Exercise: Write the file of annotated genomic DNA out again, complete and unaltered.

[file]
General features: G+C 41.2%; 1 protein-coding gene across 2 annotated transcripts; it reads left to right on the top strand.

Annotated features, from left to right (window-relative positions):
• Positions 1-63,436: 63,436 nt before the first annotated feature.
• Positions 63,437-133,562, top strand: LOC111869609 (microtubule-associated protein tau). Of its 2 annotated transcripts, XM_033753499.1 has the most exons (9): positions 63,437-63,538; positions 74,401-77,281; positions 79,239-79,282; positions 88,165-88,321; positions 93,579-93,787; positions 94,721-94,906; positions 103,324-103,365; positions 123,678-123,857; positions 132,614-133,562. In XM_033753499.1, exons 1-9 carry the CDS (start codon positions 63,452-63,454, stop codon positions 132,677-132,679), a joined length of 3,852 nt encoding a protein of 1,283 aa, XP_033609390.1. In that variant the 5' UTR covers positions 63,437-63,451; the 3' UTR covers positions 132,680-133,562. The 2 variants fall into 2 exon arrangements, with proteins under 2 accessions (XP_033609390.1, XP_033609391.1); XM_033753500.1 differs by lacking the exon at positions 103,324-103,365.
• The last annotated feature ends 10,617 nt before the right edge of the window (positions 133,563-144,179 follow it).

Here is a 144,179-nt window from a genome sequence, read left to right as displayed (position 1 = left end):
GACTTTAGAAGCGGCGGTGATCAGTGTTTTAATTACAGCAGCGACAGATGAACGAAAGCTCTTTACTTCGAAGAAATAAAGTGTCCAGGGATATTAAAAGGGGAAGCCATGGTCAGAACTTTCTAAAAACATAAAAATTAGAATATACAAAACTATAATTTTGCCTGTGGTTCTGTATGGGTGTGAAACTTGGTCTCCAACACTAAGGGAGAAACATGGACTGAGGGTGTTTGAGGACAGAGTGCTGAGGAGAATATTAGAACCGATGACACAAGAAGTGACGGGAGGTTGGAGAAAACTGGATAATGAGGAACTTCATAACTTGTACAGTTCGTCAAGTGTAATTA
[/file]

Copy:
General features: G+C 41.2%; 1 protein-coding gene across 2 annotated transcripts; it reads left to right on the top strand.

Annotated features, from left to right (window-relative positions):
• Positions 1-63,436: 63,436 nt before the first annotated feature.
• Positions 63,437-133,562, top strand: LOC111869609 (microtubule-associated protein tau). Of its 2 annotated transcripts, XM_033753499.1 has the most exons (9): positions 63,437-63,538; positions 74,401-77,281; positions 79,239-79,282; positions 88,165-88,321; positions 93,579-93,787; positions 94,721-94,906; positions 103,324-103,365; positions 123,678-123,857; positions 132,614-133,562. In XM_033753499.1, exons 1-9 carry the CDS (start codon positions 63,452-63,454, stop codon positions 132,677-132,679), a joined length of 3,852 nt encoding a protein of 1,283 aa, XP_033609390.1. In that variant the 5' UTR covers positions 63,437-63,451; the 3' UTR covers positions 132,680-133,562. The 2 variants fall into 2 exon arrangements, with proteins under 2 accessions (XP_033609390.1, XP_033609391.1); XM_033753500.1 differs by lacking the exon at positions 103,324-103,365.
• The last annotated feature ends 10,617 nt before the right edge of the window (positions 133,563-144,179 follow it).

Here is a 144,179-nt window from a genome sequence, read left to right as displayed (position 1 = left end):
GACTTTAGAAGCGGCGGTGATCAGTGTTTTAATTACAGCAGCGACAGATGAACGAAAGCTCTTTACTTCGAAGAAATAAAGTGTCCAGGGATATTAAAAGGGGAAGCCATGGTCAGAACTTTCTAAAAACATAAAAATTAGAATATACAAAACTATAATTTTGCCTGTGGTTCTGTATGGGTGTGAAACTTGGTCTCCAACACTAAGGGAGAAACATGGACTGAGGGTGTTTGAGGACAGAGTGCTGAGGAGAATATTAGAACCGATGACACAAGAAGTGACGGGAGGTTGGAGAAAACTGGATAATGAGGAACTTCATAACTTGTACAGTTCGTCAAGTGTAATTA